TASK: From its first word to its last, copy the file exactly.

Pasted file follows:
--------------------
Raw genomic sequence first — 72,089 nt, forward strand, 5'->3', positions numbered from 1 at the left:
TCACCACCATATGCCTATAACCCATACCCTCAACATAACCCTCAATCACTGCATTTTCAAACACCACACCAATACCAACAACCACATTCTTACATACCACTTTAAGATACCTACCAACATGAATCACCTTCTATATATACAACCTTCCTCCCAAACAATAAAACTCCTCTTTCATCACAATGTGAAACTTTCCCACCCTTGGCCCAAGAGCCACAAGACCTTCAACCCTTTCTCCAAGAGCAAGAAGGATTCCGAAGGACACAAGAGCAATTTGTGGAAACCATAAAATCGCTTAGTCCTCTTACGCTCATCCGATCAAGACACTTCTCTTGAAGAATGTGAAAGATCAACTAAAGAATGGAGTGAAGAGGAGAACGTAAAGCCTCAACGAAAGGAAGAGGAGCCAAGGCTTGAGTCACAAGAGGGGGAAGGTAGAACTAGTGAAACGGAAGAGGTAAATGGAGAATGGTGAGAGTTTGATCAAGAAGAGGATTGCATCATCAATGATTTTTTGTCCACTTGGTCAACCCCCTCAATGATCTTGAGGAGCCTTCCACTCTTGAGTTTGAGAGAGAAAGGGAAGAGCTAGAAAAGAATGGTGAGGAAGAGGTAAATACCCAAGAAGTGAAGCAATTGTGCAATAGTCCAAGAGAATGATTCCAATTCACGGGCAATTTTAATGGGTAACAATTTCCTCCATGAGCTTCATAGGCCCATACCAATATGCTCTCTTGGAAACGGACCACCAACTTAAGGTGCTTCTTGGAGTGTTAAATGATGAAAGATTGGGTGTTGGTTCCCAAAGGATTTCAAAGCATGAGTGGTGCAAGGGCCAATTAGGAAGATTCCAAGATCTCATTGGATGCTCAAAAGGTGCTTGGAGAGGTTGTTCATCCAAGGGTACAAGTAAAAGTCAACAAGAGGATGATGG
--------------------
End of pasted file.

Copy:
Raw genomic sequence first — 72,089 nt, forward strand, 5'->3', positions numbered from 1 at the left:
TCACCACCATATGCCTATAACCCATACCCTCAACATAACCCTCAATCACTGCATTTTCAAACACCACACCAATACCAACAACCACATTCTTACATACCACTTTAAGATACCTACCAACATGAATCACCTTCTATATATACAACCTTCCTCCCAAACAATAAAACTCCTCTTTCATCACAATGTGAAACTTTCCCACCCTTGGCCCAAGAGCCACAAGACCTTCAACCCTTTCTCCAAGAGCAAGAAGGATTCCGAAGGACACAAGAGCAATTTGTGGAAACCATAAAATCGCTTAGTCCTCTTACGCTCATCCGATCAAGACACTTCTCTTGAAGAATGTGAAAGATCAACTAAAGAATGGAGTGAAGAGGAGAACGTAAAGCCTCAACGAAAGGAAGAGGAGCCAAGGCTTGAGTCACAAGAGGGGGAAGGTAGAACTAGTGAAACGGAAGAGGTAAATGGAGAATGGTGAGAGTTTGATCAAGAAGAGGATTGCATCATCAATGATTTTTTGTCCACTTGGTCAACCCCCTCAATGATCTTGAGGAGCCTTCCACTCTTGAGTTTGAGAGAGAAAGGGAAGAGCTAGAAAAGAATGGTGAGGAAGAGGTAAATACCCAAGAAGTGAAGCAATTGTGCAATAGTCCAAGAGAATGATTCCAATTCACGGGCAATTTTAATGGGTAACAATTTCCTCCATGAGCTTCATAGGCCCATACCAATATGCTCTCTTGGAAACGGACCACCAACTTAAGGTGCTTCTTGGAGTGTTAAATGATGAAAGATTGGGTGTTGGTTCCCAAAGGATTTCAAAGCATGAGTGGTGCAAGGGCCAATTAGGAAGATTCCAAGATCTCATTGGATGCTCAAAAGGTGCTTGGAGAGGTTGTTCATCCAAGGGTACAAGTAAAAGTCAACAAGAGGATGATGG